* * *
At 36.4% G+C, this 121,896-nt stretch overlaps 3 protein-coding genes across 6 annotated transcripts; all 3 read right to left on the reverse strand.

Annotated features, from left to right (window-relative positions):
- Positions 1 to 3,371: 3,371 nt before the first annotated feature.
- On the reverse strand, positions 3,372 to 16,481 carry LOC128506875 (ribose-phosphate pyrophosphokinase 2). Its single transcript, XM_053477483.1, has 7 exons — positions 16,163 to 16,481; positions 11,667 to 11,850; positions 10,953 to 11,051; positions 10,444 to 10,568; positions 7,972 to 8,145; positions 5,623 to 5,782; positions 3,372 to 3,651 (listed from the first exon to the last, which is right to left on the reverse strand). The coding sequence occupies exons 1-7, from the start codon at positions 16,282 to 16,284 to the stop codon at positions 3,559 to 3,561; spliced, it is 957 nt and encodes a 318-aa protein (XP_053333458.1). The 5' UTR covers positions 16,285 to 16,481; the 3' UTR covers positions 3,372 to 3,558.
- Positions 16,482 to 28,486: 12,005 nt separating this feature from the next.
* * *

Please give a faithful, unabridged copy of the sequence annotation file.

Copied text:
At 36.4% G+C, this 121,896-nt stretch overlaps 3 protein-coding genes across 6 annotated transcripts; all 3 read right to left on the reverse strand.

Annotated features, from left to right (window-relative positions):
- Positions 1 to 3,371: 3,371 nt before the first annotated feature.
- On the reverse strand, positions 3,372 to 16,481 carry LOC128506875 (ribose-phosphate pyrophosphokinase 2). Its single transcript, XM_053477483.1, has 7 exons — positions 16,163 to 16,481; positions 11,667 to 11,850; positions 10,953 to 11,051; positions 10,444 to 10,568; positions 7,972 to 8,145; positions 5,623 to 5,782; positions 3,372 to 3,651 (listed from the first exon to the last, which is right to left on the reverse strand). The coding sequence occupies exons 1-7, from the start codon at positions 16,282 to 16,284 to the stop codon at positions 3,559 to 3,561; spliced, it is 957 nt and encodes a 318-aa protein (XP_053333458.1). The 5' UTR covers positions 16,285 to 16,481; the 3' UTR covers positions 3,372 to 3,558.
- Positions 16,482 to 28,486: 12,005 nt separating this feature from the next.